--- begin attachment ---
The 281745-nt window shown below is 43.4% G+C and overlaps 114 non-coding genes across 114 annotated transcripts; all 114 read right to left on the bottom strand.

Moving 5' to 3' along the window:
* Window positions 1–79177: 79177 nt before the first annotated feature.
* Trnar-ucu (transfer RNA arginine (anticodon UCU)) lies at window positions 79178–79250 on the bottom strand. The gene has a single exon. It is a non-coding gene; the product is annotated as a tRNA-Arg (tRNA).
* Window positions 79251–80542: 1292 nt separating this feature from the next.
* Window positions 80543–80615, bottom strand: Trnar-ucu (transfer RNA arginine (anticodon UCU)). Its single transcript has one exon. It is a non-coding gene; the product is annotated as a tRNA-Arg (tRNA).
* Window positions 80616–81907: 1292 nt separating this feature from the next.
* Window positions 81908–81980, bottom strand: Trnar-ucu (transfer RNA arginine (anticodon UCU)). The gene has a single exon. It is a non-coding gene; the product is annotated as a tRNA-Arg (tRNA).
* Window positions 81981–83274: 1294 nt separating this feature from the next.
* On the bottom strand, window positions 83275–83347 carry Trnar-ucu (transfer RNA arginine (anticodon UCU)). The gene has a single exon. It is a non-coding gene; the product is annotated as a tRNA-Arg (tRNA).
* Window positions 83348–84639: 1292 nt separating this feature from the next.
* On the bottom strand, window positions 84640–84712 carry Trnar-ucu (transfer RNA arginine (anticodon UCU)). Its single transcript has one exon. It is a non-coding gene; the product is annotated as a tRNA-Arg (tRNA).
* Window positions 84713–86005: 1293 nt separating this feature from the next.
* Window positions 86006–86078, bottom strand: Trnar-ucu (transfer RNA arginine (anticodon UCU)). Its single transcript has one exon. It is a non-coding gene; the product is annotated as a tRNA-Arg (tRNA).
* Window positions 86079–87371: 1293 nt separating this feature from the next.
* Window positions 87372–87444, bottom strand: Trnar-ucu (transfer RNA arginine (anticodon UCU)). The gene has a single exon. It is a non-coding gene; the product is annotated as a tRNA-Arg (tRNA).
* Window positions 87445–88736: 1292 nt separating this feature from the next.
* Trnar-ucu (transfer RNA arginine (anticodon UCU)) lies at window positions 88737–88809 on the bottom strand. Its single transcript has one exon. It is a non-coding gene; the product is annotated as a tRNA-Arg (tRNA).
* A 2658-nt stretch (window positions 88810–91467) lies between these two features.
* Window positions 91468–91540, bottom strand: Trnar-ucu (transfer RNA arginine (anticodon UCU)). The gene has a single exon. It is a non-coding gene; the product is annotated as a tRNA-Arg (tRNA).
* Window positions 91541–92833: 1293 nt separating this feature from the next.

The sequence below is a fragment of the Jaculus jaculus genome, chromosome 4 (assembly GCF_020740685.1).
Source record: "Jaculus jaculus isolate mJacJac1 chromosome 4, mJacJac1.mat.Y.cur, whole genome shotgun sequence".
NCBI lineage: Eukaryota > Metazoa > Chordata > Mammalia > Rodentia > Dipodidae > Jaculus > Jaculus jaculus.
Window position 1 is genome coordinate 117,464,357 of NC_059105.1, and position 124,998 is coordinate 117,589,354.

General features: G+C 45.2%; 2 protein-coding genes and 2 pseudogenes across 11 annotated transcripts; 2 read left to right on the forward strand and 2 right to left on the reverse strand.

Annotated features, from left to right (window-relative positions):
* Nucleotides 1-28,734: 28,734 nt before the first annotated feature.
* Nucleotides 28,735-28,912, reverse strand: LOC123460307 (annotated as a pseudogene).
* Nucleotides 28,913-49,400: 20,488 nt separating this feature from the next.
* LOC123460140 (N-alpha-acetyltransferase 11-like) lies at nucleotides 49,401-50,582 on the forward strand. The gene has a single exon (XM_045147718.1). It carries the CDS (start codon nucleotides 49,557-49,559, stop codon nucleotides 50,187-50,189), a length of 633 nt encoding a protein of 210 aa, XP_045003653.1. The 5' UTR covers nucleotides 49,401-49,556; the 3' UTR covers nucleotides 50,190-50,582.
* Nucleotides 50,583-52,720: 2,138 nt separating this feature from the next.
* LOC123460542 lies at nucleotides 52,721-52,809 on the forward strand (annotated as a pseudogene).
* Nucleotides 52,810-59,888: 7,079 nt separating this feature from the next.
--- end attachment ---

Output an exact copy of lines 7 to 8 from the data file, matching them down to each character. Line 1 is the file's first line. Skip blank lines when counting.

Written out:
* Window positions 80616–81907: 1292 nt separating this feature from the next.
* Window positions 81908–81980, bottom strand: Trnar-ucu (transfer RNA arginine (anticodon UCU)). The gene has a single exon. It is a non-coding gene; the product is annotated as a tRNA-Arg (tRNA).